Body Hacking Harkens Back To Our 'Modern' Beginnings
NPR's Eyder Peralta covered a recent gathering of "transhumanists" and so-called body hackers last week.
He interviewed me for the story and we had a great chat. You can listen to (or read) the piece here. So, I thought I'd use my space this week to follow up with some further thoughts.
First, transhumanism. This is a movement devoted to the idea that technology is enabling humans to move beyond the confines of biology; the idea is that we are gradually evolving beyond the human and are achieving something like the status of cyborgs.
Now, it is widely believed that the advent of psychological modernity — the existence of human beings who think and act like us — was coeval with a technological explosion that occurred some 50,000 to 80,000 years ago. Maybe this change was brought about by a "brainy mutation." Or, maybe, as I suspect is more probable, we had the brains for innovation all along — but missing were the necessary social conditions (e.g. population density, access to other populations and so to new resources, opportunities for specialization).
In either case, the fact remains that we — psychologically modern human beings, people who think and act and feel like us — first show up in our pre-history as innovators who don't just use tools, as our anatomically human ancestors already had for hundreds of thousands of years, but who design them; as far back as we look, where we clearly find ourselves we find makers of clothing, users of language, drafters of pictures. It's crucial to realize that these tools — language, art, culture — are not merely devices for accomplishing old ends, but that they radically transform not only what we can do, but also what we can imagine doing; they alter how we think and transform what it is to be us, that is, what it is to be human.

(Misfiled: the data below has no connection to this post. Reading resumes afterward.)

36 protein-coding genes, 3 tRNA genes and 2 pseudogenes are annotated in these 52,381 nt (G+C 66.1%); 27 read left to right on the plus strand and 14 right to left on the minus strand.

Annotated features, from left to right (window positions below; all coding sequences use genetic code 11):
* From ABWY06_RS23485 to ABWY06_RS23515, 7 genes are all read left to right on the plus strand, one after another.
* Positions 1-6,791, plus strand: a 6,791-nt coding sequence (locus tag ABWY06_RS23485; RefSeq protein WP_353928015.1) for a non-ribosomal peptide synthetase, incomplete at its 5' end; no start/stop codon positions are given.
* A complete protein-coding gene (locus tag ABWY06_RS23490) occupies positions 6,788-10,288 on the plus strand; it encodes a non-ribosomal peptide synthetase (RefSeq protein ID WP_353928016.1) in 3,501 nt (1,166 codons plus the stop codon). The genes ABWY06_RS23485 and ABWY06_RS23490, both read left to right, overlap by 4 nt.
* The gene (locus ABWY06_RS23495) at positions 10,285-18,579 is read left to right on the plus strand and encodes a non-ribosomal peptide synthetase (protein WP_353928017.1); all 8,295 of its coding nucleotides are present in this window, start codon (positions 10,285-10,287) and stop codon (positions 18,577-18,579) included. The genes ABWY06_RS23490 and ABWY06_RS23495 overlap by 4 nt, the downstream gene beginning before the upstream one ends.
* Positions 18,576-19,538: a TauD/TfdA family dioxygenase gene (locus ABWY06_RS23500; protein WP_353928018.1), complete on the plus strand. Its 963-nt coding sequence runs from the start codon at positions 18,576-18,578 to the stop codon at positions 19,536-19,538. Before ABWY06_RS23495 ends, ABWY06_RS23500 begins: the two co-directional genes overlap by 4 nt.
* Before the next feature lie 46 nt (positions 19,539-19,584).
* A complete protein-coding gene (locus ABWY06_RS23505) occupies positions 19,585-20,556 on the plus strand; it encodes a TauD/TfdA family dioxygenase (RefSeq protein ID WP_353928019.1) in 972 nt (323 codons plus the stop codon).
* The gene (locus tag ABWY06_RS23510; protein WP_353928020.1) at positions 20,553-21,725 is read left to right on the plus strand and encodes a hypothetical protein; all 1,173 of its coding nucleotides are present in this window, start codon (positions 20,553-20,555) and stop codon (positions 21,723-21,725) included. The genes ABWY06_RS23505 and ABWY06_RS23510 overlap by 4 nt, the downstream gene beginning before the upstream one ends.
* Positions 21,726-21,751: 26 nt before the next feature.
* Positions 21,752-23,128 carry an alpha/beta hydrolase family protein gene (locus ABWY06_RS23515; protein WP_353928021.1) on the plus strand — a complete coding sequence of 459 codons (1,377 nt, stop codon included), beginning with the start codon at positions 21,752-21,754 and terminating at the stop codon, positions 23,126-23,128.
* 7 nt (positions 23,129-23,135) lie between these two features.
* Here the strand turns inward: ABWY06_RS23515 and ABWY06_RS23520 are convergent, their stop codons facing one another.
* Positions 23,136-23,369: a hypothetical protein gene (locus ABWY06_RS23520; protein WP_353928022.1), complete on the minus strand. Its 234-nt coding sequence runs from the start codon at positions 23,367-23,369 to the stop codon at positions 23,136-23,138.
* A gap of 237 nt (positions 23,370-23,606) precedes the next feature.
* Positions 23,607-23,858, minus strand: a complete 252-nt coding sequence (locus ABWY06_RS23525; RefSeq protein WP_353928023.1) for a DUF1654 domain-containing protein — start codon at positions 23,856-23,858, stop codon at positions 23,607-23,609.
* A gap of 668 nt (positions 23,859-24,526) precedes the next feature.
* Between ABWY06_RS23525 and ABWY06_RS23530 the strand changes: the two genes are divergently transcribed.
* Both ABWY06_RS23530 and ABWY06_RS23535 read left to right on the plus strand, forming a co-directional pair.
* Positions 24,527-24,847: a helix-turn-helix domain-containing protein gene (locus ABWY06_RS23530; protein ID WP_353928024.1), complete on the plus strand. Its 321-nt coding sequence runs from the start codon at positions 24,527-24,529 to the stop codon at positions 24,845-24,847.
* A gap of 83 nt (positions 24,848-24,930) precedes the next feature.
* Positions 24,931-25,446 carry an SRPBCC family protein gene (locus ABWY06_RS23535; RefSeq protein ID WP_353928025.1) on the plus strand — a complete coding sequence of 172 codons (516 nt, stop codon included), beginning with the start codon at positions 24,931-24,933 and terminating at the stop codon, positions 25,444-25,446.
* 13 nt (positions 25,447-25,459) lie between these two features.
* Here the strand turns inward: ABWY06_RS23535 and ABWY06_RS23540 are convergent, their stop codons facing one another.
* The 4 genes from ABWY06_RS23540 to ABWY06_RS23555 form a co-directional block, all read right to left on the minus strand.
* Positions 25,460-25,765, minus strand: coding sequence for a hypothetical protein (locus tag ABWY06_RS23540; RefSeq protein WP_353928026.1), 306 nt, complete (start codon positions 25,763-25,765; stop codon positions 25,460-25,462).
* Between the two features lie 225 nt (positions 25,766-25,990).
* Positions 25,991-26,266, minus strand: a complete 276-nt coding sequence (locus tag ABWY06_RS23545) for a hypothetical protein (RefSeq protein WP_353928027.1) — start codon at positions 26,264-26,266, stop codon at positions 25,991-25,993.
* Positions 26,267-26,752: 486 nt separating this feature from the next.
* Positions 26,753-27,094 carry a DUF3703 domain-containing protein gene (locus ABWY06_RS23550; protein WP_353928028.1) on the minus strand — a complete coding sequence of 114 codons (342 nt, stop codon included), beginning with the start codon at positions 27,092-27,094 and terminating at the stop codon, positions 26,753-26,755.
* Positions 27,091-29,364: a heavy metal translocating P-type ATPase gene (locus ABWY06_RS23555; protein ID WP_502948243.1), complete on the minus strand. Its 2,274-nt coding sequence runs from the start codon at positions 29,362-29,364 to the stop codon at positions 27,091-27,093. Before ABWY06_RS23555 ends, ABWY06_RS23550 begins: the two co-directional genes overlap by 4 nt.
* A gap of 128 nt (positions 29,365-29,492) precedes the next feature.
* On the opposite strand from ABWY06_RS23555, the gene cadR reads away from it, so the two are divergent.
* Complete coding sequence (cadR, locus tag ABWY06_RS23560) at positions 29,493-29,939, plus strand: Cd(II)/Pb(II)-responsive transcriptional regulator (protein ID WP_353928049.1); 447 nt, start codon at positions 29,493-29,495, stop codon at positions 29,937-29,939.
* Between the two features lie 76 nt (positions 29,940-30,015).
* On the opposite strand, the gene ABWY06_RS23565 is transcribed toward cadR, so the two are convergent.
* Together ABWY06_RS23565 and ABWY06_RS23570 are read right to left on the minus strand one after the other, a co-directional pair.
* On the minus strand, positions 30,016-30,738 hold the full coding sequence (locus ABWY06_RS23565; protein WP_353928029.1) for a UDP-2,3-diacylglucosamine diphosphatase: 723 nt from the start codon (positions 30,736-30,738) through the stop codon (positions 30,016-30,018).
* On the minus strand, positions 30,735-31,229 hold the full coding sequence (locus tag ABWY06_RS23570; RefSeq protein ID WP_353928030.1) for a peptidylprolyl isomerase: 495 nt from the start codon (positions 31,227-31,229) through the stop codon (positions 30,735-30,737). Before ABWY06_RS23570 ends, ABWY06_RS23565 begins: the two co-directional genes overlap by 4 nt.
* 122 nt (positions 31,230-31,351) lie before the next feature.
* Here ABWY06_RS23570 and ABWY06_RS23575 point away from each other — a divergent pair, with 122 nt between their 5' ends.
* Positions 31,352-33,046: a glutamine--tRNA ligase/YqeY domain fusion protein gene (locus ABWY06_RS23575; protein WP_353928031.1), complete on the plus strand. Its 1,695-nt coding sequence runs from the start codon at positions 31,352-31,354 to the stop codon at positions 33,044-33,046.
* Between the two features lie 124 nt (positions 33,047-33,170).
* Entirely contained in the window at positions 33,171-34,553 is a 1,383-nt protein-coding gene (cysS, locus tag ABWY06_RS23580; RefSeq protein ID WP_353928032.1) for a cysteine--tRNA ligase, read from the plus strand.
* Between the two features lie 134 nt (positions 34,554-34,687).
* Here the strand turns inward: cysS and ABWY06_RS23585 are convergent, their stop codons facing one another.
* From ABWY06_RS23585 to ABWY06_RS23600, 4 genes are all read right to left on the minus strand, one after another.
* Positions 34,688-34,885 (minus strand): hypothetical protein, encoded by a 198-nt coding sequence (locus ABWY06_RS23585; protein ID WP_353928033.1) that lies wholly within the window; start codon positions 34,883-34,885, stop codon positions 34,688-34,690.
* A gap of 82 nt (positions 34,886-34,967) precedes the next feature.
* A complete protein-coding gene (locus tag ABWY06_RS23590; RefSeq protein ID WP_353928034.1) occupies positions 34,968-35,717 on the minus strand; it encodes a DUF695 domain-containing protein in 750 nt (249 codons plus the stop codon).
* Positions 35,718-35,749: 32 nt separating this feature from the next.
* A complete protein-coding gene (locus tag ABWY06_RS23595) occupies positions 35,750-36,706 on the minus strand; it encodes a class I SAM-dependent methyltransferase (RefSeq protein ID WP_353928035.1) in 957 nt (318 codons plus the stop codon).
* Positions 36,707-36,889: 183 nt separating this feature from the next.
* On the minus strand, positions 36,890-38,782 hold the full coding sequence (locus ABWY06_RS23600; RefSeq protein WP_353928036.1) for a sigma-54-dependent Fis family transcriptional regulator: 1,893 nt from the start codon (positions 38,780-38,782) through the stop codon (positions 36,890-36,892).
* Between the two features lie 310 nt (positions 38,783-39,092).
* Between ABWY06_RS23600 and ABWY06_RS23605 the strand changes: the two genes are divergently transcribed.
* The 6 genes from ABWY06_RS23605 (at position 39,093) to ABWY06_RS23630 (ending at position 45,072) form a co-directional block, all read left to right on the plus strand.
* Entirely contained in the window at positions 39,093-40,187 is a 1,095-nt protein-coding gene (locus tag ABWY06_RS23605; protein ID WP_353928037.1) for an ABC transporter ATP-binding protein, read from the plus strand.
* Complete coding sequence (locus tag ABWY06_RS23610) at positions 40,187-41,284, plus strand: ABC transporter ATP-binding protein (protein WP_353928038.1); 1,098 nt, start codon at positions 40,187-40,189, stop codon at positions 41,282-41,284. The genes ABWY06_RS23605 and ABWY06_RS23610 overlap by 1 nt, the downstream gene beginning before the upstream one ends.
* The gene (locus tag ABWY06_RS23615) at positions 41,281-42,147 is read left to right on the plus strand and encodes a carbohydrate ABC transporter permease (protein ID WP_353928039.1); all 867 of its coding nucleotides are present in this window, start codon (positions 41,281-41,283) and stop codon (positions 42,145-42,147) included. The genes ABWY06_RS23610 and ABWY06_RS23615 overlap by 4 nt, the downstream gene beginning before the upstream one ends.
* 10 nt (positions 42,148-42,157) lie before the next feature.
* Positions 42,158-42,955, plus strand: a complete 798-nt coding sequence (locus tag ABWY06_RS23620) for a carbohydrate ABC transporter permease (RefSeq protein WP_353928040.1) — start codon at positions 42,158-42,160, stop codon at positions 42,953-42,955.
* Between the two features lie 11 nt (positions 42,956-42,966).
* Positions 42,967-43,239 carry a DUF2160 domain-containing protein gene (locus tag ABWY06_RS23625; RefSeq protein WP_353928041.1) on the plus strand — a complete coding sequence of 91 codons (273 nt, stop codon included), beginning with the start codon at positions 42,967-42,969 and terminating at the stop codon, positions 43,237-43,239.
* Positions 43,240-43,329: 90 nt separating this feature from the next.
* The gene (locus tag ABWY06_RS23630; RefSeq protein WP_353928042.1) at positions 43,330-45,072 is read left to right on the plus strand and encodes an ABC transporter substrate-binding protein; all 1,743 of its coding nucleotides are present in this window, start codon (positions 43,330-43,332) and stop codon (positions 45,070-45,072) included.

The point is: we have always been trans-human, if by "human" you mean simply what flows from the genome. We are, and have always been, cultural by nature — and the fabric of culture is the stuff we wear, the tools we use, the words we speak and the marks we make. Culture is a scaffold that makes us what we are.
Fast forward thousands of years to the age of literacy. Think of what we do with literacy, with the ability to read and write. There would be nothing recognizable as modern civilization — science, art, law — in the absence literacy. And we enforce literacy through the most extreme training of our offspring. We drill our children rigorously for years and, in doing so, we sculpt their brains and shape their dispositions so that reading and writing become second nature. In this way, we enhance their minds and rebuild their personalities. Reading and writing, this is old media, maybe, but it is a radical, socially-engineered and utterly transformative techology that has made and remade and continues to remake us over and over again.
Transhuman? Old news. We have aways been transhuman. We have always been cyborgs.